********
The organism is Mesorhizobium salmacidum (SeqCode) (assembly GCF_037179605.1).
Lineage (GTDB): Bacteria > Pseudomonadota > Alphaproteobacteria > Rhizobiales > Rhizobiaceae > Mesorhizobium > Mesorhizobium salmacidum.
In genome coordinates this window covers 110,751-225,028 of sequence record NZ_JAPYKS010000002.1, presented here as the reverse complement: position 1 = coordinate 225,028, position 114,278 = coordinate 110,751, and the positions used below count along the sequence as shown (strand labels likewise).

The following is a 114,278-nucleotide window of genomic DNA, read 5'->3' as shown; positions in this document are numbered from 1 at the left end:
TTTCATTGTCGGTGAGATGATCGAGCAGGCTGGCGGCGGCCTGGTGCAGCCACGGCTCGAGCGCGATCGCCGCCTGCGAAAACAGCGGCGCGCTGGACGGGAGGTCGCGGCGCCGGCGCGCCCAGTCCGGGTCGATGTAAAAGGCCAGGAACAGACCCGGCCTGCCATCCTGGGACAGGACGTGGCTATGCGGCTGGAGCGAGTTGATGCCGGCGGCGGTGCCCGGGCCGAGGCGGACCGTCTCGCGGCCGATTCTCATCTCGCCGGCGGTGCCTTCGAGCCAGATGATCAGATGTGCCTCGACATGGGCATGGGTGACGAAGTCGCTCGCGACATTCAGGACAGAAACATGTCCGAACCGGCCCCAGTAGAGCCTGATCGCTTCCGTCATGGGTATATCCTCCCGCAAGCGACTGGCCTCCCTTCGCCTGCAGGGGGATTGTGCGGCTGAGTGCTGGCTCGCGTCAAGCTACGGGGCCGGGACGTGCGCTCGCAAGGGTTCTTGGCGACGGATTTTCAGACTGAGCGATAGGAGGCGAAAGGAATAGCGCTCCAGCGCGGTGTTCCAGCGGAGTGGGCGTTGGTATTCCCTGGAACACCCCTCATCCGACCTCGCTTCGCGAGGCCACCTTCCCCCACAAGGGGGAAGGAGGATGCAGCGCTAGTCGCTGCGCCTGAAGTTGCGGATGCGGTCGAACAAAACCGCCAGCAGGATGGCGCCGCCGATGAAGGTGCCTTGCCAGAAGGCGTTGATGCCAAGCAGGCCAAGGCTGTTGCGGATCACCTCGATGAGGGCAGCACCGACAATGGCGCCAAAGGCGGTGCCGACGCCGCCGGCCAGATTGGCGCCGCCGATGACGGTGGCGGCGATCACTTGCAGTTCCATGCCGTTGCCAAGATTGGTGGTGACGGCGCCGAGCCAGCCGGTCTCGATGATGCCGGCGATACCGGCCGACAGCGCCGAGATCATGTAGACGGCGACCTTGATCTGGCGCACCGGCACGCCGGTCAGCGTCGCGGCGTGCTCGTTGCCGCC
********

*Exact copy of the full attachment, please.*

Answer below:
The organism is Mesorhizobium salmacidum (SeqCode) (assembly GCF_037179605.1).
Lineage (GTDB): Bacteria > Pseudomonadota > Alphaproteobacteria > Rhizobiales > Rhizobiaceae > Mesorhizobium > Mesorhizobium salmacidum.
In genome coordinates this window covers 110,751-225,028 of sequence record NZ_JAPYKS010000002.1, presented here as the reverse complement: position 1 = coordinate 225,028, position 114,278 = coordinate 110,751, and the positions used below count along the sequence as shown (strand labels likewise).

The following is a 114,278-nucleotide window of genomic DNA, read 5'->3' as shown; positions in this document are numbered from 1 at the left end:
TTTCATTGTCGGTGAGATGATCGAGCAGGCTGGCGGCGGCCTGGTGCAGCCACGGCTCGAGCGCGATCGCCGCCTGCGAAAACAGCGGCGCGCTGGACGGGAGGTCGCGGCGCCGGCGCGCCCAGTCCGGGTCGATGTAAAAGGCCAGGAACAGACCCGGCCTGCCATCCTGGGACAGGACGTGGCTATGCGGCTGGAGCGAGTTGATGCCGGCGGCGGTGCCCGGGCCGAGGCGGACCGTCTCGCGGCCGATTCTCATCTCGCCGGCGGTGCCTTCGAGCCAGATGATCAGATGTGCCTCGACATGGGCATGGGTGACGAAGTCGCTCGCGACATTCAGGACAGAAACATGTCCGAACCGGCCCCAGTAGAGCCTGATCGCTTCCGTCATGGGTATATCCTCCCGCAAGCGACTGGCCTCCCTTCGCCTGCAGGGGGATTGTGCGGCTGAGTGCTGGCTCGCGTCAAGCTACGGGGCCGGGACGTGCGCTCGCAAGGGTTCTTGGCGACGGATTTTCAGACTGAGCGATAGGAGGCGAAAGGAATAGCGCTCCAGCGCGGTGTTCCAGCGGAGTGGGCGTTGGTATTCCCTGGAACACCCCTCATCCGACCTCGCTTCGCGAGGCCACCTTCCCCCACAAGGGGGAAGGAGGATGCAGCGCTAGTCGCTGCGCCTGAAGTTGCGGATGCGGTCGAACAAAACCGCCAGCAGGATGGCGCCGCCGATGAAGGTGCCTTGCCAGAAGGCGTTGATGCCAAGCAGGCCAAGGCTGTTGCGGATCACCTCGATGAGGGCAGCACCGACAATGGCGCCAAAGGCGGTGCCGACGCCGCCGGCCAGATTGGCGCCGCCGATGACGGTGGCGGCGATCACTTGCAGTTCCATGCCGTTGCCAAGATTGGTGGTGACGGCGCCGAGCCAGCCGGTCTCGATGATGCCGGCGATACCGGCCGACAGCGCCGAGATCATGTAGACGGCGACCTTGATCTGGCGCACCGGCACGCCGGTCAGCGTCGCGGCGTGCTCGTTGCCGCC